What is an IoT Network?

The story was originally posted by Riley_S in What is an IoT Network?

The Internet of Things


The Internet of Things (IoT) describes a network of everything that is connected to the internet, from something as small as a toy or sensor, to as big as a train.


While IoT devices were a new concept just a few years ago, the concept of IoT has spread to almost every aspect of our lives, from medical services to smart home devices, even to agricultural industries across the world. Advancements in Technologies such as cloud computing, big data management, machine learning, artificial intelligence, predictive analytics, and mobile technologies have allowed IoT devices to offer better privacy, increased stability, and streamlined user experiences.



Why are IoT Networks Important??


IoT devices, since they are connected to the internet, are capable of communicating with devices across the entire network and with outside services, such as the TP-Link Cloud for both Kasa and Tapo devices. Connecting these devices to the internet, not only provides increased control and functionality, but the anonymous data collected can be used to optimize connections, communicate statistics (energy monitoring), or even create alerts/notifications. In industrial applications, IoT devices allow companies to better monitor, track, and predict changes that may occur on a larger scale, such as how the agricultural industry can even track the detailed humidity, solid moisture, and temperature across their property in order to provide the best-growing conditions for their crops.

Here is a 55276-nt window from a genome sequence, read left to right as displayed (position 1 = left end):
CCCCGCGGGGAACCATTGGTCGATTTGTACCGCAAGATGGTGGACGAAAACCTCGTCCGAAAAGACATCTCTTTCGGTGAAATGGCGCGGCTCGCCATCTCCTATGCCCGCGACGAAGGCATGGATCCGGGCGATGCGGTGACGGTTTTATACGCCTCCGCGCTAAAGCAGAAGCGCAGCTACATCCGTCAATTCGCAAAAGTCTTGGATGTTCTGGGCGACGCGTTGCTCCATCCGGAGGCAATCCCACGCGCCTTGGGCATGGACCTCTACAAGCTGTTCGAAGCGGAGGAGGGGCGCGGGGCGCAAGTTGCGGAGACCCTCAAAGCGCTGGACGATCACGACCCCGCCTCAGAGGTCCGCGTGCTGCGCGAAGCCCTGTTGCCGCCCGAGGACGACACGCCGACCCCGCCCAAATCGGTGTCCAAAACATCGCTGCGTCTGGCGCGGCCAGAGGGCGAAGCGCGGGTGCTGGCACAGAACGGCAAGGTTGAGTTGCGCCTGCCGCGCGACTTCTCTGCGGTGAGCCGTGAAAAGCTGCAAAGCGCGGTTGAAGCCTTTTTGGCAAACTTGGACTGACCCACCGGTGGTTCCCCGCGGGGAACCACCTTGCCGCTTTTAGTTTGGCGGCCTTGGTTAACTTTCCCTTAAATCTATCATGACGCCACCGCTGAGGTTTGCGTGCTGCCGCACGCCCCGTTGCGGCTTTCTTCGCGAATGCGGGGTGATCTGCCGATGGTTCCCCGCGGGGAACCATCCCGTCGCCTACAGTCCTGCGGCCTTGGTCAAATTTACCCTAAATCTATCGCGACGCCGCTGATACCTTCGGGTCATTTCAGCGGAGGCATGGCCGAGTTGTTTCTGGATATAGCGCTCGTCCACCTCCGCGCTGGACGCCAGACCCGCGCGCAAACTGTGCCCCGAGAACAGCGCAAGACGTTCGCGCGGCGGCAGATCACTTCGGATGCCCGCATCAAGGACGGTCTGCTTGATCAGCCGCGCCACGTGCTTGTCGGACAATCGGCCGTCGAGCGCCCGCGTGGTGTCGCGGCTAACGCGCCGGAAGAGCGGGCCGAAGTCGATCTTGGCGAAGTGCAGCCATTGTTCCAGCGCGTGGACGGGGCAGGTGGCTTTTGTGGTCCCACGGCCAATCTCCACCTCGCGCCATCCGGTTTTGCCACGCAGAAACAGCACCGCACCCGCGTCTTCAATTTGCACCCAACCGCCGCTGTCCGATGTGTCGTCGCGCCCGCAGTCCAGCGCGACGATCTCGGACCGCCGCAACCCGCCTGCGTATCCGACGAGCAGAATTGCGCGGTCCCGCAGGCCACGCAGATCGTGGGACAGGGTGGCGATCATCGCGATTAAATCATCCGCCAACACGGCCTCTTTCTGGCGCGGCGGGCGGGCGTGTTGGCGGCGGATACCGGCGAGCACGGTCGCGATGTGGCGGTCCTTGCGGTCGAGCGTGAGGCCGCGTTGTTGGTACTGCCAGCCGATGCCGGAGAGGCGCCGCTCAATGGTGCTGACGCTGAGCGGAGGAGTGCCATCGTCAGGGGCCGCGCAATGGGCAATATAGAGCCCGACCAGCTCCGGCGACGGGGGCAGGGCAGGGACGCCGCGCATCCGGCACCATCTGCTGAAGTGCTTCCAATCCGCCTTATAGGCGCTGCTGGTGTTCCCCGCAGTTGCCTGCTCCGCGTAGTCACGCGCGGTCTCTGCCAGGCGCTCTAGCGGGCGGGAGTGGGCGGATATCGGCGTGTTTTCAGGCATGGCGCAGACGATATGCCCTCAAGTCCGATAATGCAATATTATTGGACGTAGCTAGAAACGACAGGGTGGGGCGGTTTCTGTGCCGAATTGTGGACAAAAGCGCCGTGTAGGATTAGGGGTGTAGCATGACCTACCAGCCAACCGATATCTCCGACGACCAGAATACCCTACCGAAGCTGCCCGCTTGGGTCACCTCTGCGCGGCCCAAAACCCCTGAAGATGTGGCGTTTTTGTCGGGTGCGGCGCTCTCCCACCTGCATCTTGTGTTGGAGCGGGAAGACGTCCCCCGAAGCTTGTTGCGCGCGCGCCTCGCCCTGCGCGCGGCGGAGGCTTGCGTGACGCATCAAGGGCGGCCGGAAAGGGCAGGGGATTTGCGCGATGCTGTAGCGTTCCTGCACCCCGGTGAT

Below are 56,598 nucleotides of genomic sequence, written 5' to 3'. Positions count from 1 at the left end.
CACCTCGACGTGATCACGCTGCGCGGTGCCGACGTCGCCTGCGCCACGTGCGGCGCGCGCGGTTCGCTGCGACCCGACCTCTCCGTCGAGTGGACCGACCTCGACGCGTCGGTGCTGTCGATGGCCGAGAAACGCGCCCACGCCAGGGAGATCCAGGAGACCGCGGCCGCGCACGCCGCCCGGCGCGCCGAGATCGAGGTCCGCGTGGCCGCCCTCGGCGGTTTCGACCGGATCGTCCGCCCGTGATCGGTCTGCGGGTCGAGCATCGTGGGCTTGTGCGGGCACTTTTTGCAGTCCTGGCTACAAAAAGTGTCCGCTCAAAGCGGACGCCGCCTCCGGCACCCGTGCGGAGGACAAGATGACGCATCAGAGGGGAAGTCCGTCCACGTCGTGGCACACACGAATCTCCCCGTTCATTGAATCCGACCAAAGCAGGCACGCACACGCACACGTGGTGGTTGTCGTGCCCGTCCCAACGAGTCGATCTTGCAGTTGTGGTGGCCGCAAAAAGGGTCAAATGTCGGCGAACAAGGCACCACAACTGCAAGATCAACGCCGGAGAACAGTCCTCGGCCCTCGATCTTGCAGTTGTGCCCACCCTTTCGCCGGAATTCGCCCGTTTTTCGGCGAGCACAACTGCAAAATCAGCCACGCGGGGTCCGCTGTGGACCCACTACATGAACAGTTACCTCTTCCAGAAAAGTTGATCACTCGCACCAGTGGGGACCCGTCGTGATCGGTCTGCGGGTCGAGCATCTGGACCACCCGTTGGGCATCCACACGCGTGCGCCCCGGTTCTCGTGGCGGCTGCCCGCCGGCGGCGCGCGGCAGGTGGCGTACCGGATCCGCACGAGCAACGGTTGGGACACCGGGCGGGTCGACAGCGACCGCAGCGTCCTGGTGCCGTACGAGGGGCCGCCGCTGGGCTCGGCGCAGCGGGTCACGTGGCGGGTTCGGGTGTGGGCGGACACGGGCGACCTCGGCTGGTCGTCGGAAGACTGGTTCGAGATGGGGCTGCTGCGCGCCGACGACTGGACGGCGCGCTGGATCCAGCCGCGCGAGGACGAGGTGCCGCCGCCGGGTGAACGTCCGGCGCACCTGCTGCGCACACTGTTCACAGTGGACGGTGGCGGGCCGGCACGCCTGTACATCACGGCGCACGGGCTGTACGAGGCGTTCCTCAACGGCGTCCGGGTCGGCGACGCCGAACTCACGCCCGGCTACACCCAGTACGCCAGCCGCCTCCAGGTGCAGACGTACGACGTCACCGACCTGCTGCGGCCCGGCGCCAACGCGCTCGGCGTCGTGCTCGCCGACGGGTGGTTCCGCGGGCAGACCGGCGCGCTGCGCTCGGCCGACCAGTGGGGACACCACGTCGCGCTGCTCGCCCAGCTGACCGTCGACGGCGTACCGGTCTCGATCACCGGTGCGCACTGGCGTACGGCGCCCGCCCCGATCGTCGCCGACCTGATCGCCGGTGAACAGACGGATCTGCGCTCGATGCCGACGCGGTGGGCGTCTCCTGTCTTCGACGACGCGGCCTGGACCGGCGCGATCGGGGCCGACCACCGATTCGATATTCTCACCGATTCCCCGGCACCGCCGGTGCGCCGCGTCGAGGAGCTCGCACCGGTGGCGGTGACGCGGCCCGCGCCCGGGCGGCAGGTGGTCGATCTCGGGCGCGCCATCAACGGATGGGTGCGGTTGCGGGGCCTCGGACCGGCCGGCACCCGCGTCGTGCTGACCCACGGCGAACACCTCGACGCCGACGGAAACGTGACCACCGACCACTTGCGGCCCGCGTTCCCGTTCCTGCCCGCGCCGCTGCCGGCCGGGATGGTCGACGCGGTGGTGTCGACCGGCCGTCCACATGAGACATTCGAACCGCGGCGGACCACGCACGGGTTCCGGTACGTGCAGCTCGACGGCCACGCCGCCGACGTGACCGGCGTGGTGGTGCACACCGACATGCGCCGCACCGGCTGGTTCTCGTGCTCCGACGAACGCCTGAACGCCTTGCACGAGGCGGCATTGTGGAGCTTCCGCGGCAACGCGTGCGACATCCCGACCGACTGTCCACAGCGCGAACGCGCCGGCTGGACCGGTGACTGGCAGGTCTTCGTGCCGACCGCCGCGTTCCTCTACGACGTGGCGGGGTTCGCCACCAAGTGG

IoT devices, while providing invaluable experiences to our lives and smart homes, can also use a significant amount of bandwidth or crowd your home network. By placing all these devices on a separate network, you are freeing up your network for the devices where you want the best connection, such as your phone or streaming device.


Automation Efficiency

If you have ever attempted to create automations with your Smart Devices on a congested network, you will know that the overall performance, speed, and reliability at which the Automation is performed can be heavily affected or varying. By placing your Smart Devices on a designated IoT network, you can be sure that your devices can effectively communicate with each other to provide the best connections possible. This will also create additional bandwidth on your main wireless network that your streaming devices and phones can now take advantage of.


Simplified Setup

IoT networks can also simplify the setup process for your smart devices as a separate and easier-to-input password can be used to connect the devices. IoT networks also provide methods for changing the bands and security used by these devices; meaning that if your device only connects via a 2.4 GHz connection, the 5 GHz bands can be disabled for the IoT network, allowing your other devices to keep their high-speed connection from the main network.

Furthermore, if you would like to use the newest security protocols but are limited by your smart device's compatibility, the encryption method of the IoT network can be different from the method used on the main network to connect your devices.


How is TP-Link Embracing IoT Networks?